Maryland official calls foreclosure crisis a freaking mess'
State officials try to untangle morass of faulty practices
Attorney General Douglas F. Gansler (D) has joined his 49 counterparts across the country in calling for a halt to current and pending home mortgage foreclosures to sort out a situation that his spokeswoman calls a "freaking mess."
The national scandal involving mortgage companies foreclosing on delinquent homeowners without properly following procedures is only the tip of a complex legal iceberg, state officials said.
While the attorneys general are immediately focused on allegations of "robosigning" the recently unearthed practice of mortgage service company employees signing foreclosure affidavits without even reading them, let alone making certain the information was correct the issues involved may be even broader.
Meanwhile, as some large institutions voluntarily put their foreclosure proceedings on hold and others consider doing so at the request of the attorneys general, homeowners and banks in the process of buying and selling foreclosed homes are left in limbo, said Raquel Guillory, Gansler's spokeswoman.
"This is a huge freaking mess," Guillory said.
So far, only Bank of America has voluntarily stopped foreclosures in Maryland, as requested earlier by Gansler, Gov. Martin O'Malley (D) and U.S. Rep. Elijah Cummings (D-Dist. 7) of Baltimore. Their letter had requested the foreclosures be voluntarily put on hold by Tuesday.
Since their request, however, two lawyers in Maryland have admitted that they had not signed off on all of the real estate documentation that passed through their offices, leading to a class-action lawsuit being filed this week and increased calls for a moratorium in Maryland.
Many of the small, commercial banks in Maryland do very little residential mortgage lending, and those that have typically use it as part of their portfolio, said David G. Danielson, president of Danielson Associates of Bethesda, which does consulting work for banks.
But many other banks that issued mortgages often sold them to others electronically, so that the paper documentation and reviews failed to keep up with the loans being packaged and sold to the large servicers.
That resulted in the large institutions unable to keep up with the crush of reviewing documents when homeowners became delinquent, Danielson said.
But the situation also has revealed that not only are there issues with delinquent mortgages, but many banks and mortgage servicers failed to follow all of the state and county laws in different jurisdictions involving the buying and trading of mortgages, Danielson said.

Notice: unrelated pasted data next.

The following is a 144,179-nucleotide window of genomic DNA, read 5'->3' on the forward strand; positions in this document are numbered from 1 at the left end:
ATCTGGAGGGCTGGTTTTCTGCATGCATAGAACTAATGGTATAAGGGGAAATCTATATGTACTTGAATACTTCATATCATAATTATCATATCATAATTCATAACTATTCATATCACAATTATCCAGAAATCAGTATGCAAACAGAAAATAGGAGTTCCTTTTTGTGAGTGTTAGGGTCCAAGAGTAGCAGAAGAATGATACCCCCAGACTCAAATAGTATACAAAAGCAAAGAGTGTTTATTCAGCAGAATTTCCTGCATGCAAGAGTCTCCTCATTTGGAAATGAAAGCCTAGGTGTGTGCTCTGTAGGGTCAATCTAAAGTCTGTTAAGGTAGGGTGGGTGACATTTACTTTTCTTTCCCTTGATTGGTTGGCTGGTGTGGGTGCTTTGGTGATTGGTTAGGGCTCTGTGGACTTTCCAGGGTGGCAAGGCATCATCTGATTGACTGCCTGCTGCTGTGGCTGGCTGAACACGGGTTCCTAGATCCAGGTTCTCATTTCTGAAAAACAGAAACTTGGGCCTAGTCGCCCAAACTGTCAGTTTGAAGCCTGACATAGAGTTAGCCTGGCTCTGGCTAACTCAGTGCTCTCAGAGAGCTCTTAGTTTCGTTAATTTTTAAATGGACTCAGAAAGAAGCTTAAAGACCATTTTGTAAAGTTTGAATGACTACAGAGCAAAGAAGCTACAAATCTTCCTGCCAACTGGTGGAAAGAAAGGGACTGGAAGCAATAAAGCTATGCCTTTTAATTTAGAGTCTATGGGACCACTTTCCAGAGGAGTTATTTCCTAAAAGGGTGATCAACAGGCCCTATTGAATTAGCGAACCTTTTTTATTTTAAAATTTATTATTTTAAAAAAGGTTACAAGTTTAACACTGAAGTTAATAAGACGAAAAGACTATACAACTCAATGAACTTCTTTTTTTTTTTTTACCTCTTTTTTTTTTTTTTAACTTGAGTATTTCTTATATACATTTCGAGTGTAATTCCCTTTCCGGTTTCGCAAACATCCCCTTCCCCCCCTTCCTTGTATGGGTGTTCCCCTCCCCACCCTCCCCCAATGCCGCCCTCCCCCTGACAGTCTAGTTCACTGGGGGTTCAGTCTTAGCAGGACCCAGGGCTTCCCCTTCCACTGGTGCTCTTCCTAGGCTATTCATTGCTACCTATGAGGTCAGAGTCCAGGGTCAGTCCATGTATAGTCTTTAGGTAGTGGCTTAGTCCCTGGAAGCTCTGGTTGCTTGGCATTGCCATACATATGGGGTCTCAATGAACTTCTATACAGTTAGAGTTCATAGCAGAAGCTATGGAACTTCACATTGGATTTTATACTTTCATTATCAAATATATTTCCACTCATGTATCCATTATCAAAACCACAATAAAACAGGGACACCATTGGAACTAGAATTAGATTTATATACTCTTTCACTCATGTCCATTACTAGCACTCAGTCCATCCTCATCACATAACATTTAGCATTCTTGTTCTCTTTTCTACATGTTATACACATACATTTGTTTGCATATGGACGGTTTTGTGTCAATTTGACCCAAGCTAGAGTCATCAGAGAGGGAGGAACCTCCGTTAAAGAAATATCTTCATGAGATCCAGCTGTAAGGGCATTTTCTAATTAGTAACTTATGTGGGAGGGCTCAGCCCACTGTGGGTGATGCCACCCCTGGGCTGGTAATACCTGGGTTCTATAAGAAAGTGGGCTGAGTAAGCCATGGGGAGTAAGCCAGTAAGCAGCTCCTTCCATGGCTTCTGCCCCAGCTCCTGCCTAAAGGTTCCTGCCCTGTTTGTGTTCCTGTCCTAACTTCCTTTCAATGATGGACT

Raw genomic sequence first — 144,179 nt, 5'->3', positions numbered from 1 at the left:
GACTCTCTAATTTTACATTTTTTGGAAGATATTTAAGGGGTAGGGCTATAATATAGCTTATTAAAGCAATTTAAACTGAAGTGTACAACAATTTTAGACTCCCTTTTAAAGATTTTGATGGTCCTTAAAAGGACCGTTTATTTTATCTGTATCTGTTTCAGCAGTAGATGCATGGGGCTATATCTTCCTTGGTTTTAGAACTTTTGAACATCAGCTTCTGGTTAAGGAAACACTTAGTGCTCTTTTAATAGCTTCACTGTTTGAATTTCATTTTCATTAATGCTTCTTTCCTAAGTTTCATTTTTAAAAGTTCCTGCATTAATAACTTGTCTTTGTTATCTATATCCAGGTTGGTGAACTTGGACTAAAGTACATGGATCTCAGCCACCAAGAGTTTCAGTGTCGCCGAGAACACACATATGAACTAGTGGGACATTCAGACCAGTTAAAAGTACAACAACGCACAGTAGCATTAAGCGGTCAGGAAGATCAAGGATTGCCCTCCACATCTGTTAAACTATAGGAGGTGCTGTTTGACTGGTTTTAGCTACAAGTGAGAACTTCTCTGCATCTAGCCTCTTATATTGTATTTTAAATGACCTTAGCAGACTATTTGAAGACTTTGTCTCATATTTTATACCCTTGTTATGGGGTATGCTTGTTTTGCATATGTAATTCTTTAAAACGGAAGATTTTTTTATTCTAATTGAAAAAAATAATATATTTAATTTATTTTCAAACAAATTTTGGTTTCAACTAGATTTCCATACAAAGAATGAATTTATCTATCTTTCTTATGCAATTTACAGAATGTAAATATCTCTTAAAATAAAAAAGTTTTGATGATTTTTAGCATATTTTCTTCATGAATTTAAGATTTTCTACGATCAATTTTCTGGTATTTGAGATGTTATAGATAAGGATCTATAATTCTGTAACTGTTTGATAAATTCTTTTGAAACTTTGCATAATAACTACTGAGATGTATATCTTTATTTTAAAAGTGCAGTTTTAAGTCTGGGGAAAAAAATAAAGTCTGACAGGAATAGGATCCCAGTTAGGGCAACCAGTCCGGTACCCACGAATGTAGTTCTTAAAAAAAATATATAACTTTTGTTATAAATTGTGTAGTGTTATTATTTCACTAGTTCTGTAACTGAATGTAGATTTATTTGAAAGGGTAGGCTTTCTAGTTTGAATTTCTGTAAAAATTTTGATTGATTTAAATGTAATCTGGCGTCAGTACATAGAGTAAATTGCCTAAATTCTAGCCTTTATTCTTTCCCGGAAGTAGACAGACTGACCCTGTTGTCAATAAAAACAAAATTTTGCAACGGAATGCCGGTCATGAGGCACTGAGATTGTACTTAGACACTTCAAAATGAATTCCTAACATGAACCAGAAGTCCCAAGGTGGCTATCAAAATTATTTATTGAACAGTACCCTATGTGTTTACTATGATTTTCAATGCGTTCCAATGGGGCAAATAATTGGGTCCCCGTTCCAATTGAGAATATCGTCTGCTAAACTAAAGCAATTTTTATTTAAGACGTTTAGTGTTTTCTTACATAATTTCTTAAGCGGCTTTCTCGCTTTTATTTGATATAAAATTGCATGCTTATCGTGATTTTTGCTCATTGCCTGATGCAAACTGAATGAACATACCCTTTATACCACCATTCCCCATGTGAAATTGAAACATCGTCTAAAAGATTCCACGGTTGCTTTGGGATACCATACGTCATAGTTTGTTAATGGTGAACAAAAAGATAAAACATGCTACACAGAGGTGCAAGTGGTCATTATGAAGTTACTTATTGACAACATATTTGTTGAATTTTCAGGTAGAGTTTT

"There's going to be class-action suits," Danielson said. "The problem is every state and every county has different rules. This is the way we trade securities. We all trade in an electronic format and they put it into electronic format."
But nearly every state requires signed, paperwork documentation for foreclosure procedures and mortgages, he said. In essence, the housing market boom led banks and mortgage servicers to create their own electronic system that circumvented local laws.
"But the system had worked extremely well," Danielson said.
Danielson has followed the twists and turns of the issue. For example, some homeowners who are not delinquent might take the chance of not making their mortgage payments with the idea that the servicer might not possess the required paperwork to force a foreclosure. Or investors in mortgage-backed securities might sue mortgage lenders for not making full disclosure on troubled loans.
"I read it and put my head down and I don't know how you get out of a legal mess like this easily. There are too many moving parts, too many parties involved," Danielson said.
How deeply the attorneys general will probe into the issue is unknown, Guillory said.
"We want a thorough review of all [the mortgage companies'] procedures," she said.
In Maryland, lawyers Jacob Geesing of Bethesda and Thomas P. Dore of Hunt Valley acknowledged in court filings that the affidavits they had submitted had been signed at their direction but not actually by them, as required by state law, as first reported in The (Baltimore) Sun this week.
That resulted in a class-action lawsuit being filed Wednesday in U.S. District Court in Greenbelt. Geesing and Dore could not be reached for comment.
Maryland's congressional leaders were joined by O'Malley in a letter to the state's Chief Judge Robert M. Bell of the Maryland Court of Appeals, requesting that state courts halt all foreclosures in Maryland for "at least 60 days" to ensure mortgage companies are following proper procedures.
O'Malley spokesman Shaun Adamec said the two lawyers' admission of falsely signed affidavits adds another reason for the courts to halt foreclosures while the procedures are reviewed.
Steve Meszaros, immediate past president of the Maryland Association of Realtors, said shareholders should demand that mortgage companies work with delinquent homeowners instead of just foreclosing at a pace so fast they have not been able to keep up with the paperwork.